What Goes Around

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We reap what we sow. Galatians 6:7 says, “Do not be deceived: God cannot be mocked. A man reaps what he sows.” This one is all over scripture. We’ve all heard the Golden Rule (Matthew 7:12, Luke 6:31), treat others like you want to be treated. But rarely are we told the reason. Growing up, I always thought it was just one of those “must do because it’s the right thing” things.

But the truth is, even from a selfish point-of-view, we want to do this. Because we reap what we sow. Give into the relationship what you want to get out of it. People will treat us the way we treat them. This concept is actually getting a little traction in the culture with the phrase, “Pay it forward.” Or how about the bumper sticker I’ve seen so often, “Practice random acts of kindness and senseless acts of beauty.” Or to put it more bluntly, “What goes around comes around.” See, even the world has figured this one out!

So what about when I sow kindness and mercy and people give me crap? What about when I’m nice and people are still jerks to me? Huh? What about that?!? Wow, then you’re very lucky. Because then, God makes up the difference, because you’re being like him. He will be kind and merciful and gentle and understanding to you. He will “pay it forward” to you. And that’s way better than any person could ever do anyway.

And if you’re really lucky, he’ll pay you back in the currency of intimacy with him. There are no greater riches.

Has this worked for you? Tell us your story in the comments. We’d love to hear from you.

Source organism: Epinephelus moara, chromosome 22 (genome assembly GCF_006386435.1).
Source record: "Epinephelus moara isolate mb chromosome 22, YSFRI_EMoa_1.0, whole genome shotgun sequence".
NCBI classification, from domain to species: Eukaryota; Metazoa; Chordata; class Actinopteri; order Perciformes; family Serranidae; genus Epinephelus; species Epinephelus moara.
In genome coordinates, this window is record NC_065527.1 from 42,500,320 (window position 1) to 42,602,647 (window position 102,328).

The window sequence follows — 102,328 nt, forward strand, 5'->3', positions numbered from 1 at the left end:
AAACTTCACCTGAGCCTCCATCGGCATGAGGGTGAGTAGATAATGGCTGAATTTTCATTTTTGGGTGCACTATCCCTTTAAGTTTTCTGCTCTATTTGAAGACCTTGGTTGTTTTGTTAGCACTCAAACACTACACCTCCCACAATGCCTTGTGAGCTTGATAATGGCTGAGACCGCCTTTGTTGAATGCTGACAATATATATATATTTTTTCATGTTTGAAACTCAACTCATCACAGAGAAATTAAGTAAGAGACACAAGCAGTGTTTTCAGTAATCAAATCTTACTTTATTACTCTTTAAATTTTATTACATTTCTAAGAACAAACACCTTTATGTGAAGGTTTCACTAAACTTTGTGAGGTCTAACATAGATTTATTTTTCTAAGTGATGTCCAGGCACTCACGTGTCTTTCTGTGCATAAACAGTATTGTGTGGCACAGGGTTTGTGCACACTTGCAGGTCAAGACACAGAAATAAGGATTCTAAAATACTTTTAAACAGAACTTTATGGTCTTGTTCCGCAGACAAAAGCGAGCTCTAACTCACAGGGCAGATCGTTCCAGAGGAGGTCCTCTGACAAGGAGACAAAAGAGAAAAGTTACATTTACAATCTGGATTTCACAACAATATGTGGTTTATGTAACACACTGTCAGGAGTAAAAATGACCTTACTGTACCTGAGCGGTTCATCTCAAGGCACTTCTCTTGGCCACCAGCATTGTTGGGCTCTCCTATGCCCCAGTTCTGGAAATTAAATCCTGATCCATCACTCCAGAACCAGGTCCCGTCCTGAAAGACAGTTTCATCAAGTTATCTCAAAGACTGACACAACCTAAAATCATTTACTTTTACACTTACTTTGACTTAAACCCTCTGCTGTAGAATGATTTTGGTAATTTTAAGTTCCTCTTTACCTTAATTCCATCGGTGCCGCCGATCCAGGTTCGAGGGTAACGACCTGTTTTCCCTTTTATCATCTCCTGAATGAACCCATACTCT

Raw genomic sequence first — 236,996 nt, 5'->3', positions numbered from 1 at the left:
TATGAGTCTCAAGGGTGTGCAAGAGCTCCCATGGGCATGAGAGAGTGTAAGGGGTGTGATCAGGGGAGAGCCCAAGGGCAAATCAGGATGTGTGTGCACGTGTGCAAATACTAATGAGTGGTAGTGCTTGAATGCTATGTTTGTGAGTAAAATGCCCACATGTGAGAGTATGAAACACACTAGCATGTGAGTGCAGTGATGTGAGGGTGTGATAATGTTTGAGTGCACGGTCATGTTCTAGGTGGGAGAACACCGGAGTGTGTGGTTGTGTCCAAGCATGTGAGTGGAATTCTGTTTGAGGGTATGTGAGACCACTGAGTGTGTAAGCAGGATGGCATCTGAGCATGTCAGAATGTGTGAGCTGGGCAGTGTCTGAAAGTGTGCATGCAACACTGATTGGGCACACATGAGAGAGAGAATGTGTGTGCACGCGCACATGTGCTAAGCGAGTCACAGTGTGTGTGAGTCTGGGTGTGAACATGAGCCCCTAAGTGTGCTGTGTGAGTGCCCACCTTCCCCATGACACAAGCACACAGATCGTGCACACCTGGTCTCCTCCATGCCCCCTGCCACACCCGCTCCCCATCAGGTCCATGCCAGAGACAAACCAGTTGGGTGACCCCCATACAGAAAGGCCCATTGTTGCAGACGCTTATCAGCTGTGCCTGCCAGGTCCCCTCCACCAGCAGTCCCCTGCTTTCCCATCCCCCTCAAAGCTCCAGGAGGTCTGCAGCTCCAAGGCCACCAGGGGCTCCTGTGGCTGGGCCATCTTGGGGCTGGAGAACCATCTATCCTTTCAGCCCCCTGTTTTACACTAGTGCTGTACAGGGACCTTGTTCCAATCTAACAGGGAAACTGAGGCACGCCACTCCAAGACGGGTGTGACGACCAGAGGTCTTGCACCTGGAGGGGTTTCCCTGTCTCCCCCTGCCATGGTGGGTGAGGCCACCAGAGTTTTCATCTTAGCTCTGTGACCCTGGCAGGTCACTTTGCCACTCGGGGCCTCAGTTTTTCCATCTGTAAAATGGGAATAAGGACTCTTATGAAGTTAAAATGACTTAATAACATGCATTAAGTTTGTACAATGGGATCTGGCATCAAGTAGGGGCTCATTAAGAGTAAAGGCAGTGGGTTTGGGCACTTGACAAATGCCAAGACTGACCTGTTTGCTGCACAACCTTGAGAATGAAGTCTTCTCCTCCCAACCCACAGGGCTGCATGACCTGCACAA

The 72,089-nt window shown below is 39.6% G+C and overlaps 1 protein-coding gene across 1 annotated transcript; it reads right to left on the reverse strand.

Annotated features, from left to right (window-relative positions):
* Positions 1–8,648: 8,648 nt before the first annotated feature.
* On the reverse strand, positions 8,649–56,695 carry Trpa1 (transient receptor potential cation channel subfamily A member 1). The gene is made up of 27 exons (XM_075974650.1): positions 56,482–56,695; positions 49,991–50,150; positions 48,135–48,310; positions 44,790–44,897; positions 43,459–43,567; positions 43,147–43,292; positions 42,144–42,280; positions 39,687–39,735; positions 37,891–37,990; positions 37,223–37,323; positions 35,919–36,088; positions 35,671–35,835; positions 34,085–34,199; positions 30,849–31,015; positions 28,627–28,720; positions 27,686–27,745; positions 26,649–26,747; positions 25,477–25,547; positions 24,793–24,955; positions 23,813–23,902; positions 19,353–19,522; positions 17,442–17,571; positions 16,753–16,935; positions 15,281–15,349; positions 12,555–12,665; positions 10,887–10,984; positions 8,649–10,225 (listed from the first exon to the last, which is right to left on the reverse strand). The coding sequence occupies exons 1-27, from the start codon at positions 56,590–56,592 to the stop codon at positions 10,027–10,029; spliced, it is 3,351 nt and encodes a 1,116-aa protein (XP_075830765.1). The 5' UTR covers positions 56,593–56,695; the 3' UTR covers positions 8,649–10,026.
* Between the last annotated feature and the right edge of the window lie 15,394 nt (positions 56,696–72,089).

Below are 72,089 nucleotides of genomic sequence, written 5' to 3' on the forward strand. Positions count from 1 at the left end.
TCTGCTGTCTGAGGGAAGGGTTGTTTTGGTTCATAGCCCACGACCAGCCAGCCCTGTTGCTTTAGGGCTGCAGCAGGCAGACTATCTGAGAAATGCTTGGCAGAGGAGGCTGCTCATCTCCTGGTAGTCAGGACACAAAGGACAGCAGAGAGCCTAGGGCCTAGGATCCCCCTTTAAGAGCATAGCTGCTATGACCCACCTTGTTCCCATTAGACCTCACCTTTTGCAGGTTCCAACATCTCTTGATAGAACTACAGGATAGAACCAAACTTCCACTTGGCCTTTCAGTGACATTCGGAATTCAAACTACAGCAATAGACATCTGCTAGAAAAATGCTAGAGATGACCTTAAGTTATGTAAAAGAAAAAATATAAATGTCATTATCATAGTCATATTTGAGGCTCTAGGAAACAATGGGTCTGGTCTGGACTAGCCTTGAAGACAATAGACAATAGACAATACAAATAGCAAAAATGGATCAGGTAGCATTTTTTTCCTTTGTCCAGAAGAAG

Honoring Authority

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Honor is the currency of the Kingdom of God. “Honor your father and mother … that it may go well with you” (Deuteronomy 5:16) goes way beyond honoring your father and mother. It applies to authority in every area of our life – our work, our school, our church, everything.

So how do you handle a difficult boss? A difficult professor? Honor them. The authorities in our life have been put there by God for our good, whether they realize it or not. God will bless us in that situation based on our own actions, not based on good the authority figure was at being an authority. God holds them accountable for that.

God will hold them accountable for whether or not they were a good authority figure. God will hold us accountable for whether we honored them or not – regardless of whether or not they were a good authority figure.

So if you have a difficult boss or teacher, ask the Holy Spirit how you can honor them (in a godly way) in which they will feel honored. That’s a prayer the Holy Spirit will always answer. Then if you make it your life-style to honor that authority figure by following the Holy Spirit’s prompting, God will make sure it goes well with you in that area of life, whether the difficult authority person does or not.

Have you tried this? Did it work for you? What was your experience? Please tell us in the comments. If you’d like to tell us about on on-going difficult situation, feel free to shoot us an email (click “Contact Us”). We’d love to hear from you and pray with you.

Honoring Parents

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One of the basic principles God has woven into the fabric of the universe involves the very first relationship we ever had – the one with our parents. “Honor your father and your mother, as the Lord your God has commanded you, so that you may live long and that it may go well with you in the land the Lord your God is giving you.” (Deuteronomy 5:16) This one is so important it made the Ten Commandments. And it’s the first commandment with an explicit blessing (Ephesians 6:2).

Honor is the currency of the Kingdom of God. In whatever area we honor our parents in, we’ll be blessed – it will go well with us. That’s a promise from God. But the reverse is also true – in whatever area we do not honor our parents in, it will not go well with us.